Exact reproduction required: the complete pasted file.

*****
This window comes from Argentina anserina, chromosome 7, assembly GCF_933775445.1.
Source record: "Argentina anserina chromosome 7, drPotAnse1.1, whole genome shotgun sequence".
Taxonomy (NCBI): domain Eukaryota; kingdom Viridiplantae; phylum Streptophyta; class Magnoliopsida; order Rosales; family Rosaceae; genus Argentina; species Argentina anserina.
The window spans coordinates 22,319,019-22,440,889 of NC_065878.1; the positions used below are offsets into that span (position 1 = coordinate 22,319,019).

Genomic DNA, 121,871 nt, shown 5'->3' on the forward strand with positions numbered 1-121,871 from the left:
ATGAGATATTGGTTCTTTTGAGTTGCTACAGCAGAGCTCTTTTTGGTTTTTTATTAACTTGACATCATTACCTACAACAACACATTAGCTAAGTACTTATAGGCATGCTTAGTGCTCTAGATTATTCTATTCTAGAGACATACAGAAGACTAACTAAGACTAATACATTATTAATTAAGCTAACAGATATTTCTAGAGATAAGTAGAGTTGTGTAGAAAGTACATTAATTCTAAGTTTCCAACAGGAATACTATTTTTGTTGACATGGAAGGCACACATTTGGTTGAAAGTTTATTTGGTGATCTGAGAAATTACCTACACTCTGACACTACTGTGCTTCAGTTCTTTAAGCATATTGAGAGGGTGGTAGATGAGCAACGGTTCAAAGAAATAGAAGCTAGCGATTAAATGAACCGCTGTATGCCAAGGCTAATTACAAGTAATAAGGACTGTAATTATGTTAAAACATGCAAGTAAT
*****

This window comes from Argentina anserina, chromosome 7, assembly GCF_933775445.1.
Source record: "Argentina anserina chromosome 7, drPotAnse1.1, whole genome shotgun sequence".
Taxonomy (NCBI): domain Eukaryota; kingdom Viridiplantae; phylum Streptophyta; class Magnoliopsida; order Rosales; family Rosaceae; genus Argentina; species Argentina anserina.
The window spans coordinates 22,319,019-22,440,889 of NC_065878.1; the positions used below are offsets into that span (position 1 = coordinate 22,319,019).

Genomic DNA, 121,871 nt, shown 5'->3' on the forward strand with positions numbered 1-121,871 from the left:
ATGAGATATTGGTTCTTTTGAGTTGCTACAGCAGAGCTCTTTTTGGTTTTTTATTAACTTGACATCATTACCTACAACAACACATTAGCTAAGTACTTATAGGCATGCTTAGTGCTCTAGATTATTCTATTCTAGAGACATACAGAAGACTAACTAAGACTAATACATTATTAATTAAGCTAACAGATATTTCTAGAGATAAGTAGAGTTGTGTAGAAAGTACATTAATTCTAAGTTTCCAACAGGAATACTATTTTTGTTGACATGGAAGGCACACATTTGGTTGAAAGTTTATTTGGTGATCTGAGAAATTACCTACACTCTGACACTACTGTGCTTCAGTTCTTTAAGCATATTGAGAGGGTGGTAGATGAGCAACGGTTCAAAGAAATAGAAGCTAGCGATTAAATGAACCGCTGTATGCCAAGGCTAATTACAAGTAATAAGGACTGTAATTATGTTAAAACATGCAAGTAAT